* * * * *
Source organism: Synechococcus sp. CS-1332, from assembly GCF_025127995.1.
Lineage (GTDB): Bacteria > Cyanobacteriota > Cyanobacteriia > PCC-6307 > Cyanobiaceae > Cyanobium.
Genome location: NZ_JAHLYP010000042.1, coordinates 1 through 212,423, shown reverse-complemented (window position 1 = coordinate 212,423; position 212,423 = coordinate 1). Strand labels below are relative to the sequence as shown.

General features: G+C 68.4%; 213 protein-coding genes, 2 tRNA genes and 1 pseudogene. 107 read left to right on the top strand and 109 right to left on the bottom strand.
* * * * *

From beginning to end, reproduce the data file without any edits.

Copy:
Source organism: Synechococcus sp. CS-1332, from assembly GCF_025127995.1.
Lineage (GTDB): Bacteria > Cyanobacteriota > Cyanobacteriia > PCC-6307 > Cyanobiaceae > Cyanobium.
Genome location: NZ_JAHLYP010000042.1, coordinates 1 through 212,423, shown reverse-complemented (window position 1 = coordinate 212,423; position 212,423 = coordinate 1). Strand labels below are relative to the sequence as shown.

General features: G+C 68.4%; 213 protein-coding genes, 2 tRNA genes and 1 pseudogene. 107 read left to right on the top strand and 109 right to left on the bottom strand.